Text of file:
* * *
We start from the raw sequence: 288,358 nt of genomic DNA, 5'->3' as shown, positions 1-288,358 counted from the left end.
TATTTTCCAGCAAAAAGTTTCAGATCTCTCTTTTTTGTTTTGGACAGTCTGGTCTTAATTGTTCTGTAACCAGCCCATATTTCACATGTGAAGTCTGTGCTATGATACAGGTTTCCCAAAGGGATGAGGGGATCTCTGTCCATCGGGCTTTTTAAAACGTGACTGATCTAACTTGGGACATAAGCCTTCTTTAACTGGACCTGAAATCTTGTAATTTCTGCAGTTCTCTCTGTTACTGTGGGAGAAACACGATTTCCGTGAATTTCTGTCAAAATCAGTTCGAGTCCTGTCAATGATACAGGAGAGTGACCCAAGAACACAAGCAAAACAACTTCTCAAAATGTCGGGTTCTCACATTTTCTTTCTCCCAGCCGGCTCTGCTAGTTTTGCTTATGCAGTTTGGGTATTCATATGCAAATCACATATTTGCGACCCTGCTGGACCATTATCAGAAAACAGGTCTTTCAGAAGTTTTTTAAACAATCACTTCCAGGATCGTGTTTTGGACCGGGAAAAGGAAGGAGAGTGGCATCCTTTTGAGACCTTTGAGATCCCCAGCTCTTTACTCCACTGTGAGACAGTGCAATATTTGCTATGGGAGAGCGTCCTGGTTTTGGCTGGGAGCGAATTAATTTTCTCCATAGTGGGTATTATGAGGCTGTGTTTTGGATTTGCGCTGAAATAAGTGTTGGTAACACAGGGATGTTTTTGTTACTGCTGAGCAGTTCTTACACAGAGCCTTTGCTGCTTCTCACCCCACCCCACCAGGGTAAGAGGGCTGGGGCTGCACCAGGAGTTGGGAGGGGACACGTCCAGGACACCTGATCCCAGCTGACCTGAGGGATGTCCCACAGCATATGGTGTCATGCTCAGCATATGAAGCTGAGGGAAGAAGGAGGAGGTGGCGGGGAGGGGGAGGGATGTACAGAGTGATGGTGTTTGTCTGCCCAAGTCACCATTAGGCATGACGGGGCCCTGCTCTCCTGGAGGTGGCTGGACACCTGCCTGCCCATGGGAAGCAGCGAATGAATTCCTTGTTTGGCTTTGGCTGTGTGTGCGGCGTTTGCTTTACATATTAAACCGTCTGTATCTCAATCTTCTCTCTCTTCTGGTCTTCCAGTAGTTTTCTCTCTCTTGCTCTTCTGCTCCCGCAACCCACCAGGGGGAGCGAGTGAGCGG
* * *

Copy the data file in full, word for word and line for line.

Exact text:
We start from the raw sequence: 288,358 nt of genomic DNA, 5'->3' as shown, positions 1-288,358 counted from the left end.
TATTTTCCAGCAAAAAGTTTCAGATCTCTCTTTTTTGTTTTGGACAGTCTGGTCTTAATTGTTCTGTAACCAGCCCATATTTCACATGTGAAGTCTGTGCTATGATACAGGTTTCCCAAAGGGATGAGGGGATCTCTGTCCATCGGGCTTTTTAAAACGTGACTGATCTAACTTGGGACATAAGCCTTCTTTAACTGGACCTGAAATCTTGTAATTTCTGCAGTTCTCTCTGTTACTGTGGGAGAAACACGATTTCCGTGAATTTCTGTCAAAATCAGTTCGAGTCCTGTCAATGATACAGGAGAGTGACCCAAGAACACAAGCAAAACAACTTCTCAAAATGTCGGGTTCTCACATTTTCTTTCTCCCAGCCGGCTCTGCTAGTTTTGCTTATGCAGTTTGGGTATTCATATGCAAATCACATATTTGCGACCCTGCTGGACCATTATCAGAAAACAGGTCTTTCAGAAGTTTTTTAAACAATCACTTCCAGGATCGTGTTTTGGACCGGGAAAAGGAAGGAGAGTGGCATCCTTTTGAGACCTTTGAGATCCCCAGCTCTTTACTCCACTGTGAGACAGTGCAATATTTGCTATGGGAGAGCGTCCTGGTTTTGGCTGGGAGCGAATTAATTTTCTCCATAGTGGGTATTATGAGGCTGTGTTTTGGATTTGCGCTGAAATAAGTGTTGGTAACACAGGGATGTTTTTGTTACTGCTGAGCAGTTCTTACACAGAGCCTTTGCTGCTTCTCACCCCACCCCACCAGGGTAAGAGGGCTGGGGCTGCACCAGGAGTTGGGAGGGGACACGTCCAGGACACCTGATCCCAGCTGACCTGAGGGATGTCCCACAGCATATGGTGTCATGCTCAGCATATGAAGCTGAGGGAAGAAGGAGGAGGTGGCGGGGAGGGGGAGGGATGTACAGAGTGATGGTGTTTGTCTGCCCAAGTCACCATTAGGCATGACGGGGCCCTGCTCTCCTGGAGGTGGCTGGACACCTGCCTGCCCATGGGAAGCAGCGAATGAATTCCTTGTTTGGCTTTGGCTGTGTGTGCGGCGTTTGCTTTACATATTAAACCGTCTGTATCTCAATCTTCTCTCTCTTCTGGTCTTCCAGTAGTTTTCTCTCTCTTGCTCTTCTGCTCCCGCAACCCACCAGGGGGAGCGAGTGAGCGG